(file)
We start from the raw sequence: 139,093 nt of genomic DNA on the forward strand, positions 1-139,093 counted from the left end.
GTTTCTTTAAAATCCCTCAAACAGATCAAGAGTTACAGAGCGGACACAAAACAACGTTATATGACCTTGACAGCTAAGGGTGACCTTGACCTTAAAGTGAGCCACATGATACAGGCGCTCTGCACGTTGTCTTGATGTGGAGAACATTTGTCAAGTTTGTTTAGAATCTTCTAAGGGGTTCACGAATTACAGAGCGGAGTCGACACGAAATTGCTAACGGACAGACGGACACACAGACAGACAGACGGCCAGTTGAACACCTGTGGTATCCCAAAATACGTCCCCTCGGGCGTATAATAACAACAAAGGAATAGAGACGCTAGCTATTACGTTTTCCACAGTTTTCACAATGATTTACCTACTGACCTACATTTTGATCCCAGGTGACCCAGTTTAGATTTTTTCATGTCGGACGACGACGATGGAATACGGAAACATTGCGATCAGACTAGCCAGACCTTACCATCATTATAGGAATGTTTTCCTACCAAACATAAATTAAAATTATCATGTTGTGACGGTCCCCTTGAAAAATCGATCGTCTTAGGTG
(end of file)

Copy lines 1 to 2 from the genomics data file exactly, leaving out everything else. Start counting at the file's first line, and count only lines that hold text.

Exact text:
We start from the raw sequence: 139,093 nt of genomic DNA on the forward strand, positions 1-139,093 counted from the left end.
GTTTCTTTAAAATCCCTCAAACAGATCAAGAGTTACAGAGCGGACACAAAACAACGTTATATGACCTTGACAGCTAAGGGTGACCTTGACCTTAAAGTGAGCCACATGATACAGGCGCTCTGCACGTTGTCTTGATGTGGAGAACATTTGTCAAGTTTGTTTAGAATCTTCTAAGGGGTTCACGAATTACAGAGCGGAGTCGACACGAAATTGCTAACGGACAGACGGACACACAGACAGACAGACGGCCAGTTGAACACCTGTGGTATCCCAAAATACGTCCCCTCGGGCGTATAATAACAACAAAGGAATAGAGACGCTAGCTATTACGTTTTCCACAGTTTTCACAATGATTTACCTACTGACCTACATTTTGATCCCAGGTGACCCAGTTTAGATTTTTTCATGTCGGACGACGACGATGGAATACGGAAACATTGCGATCAGACTAGCCAGACCTTACCATCATTATAGGAATGTTTTCCTACCAAACATAAATTAAAATTATCATGTTGTGACGGTCCCCTTGAAAAATCGATCGTCTTAGGTG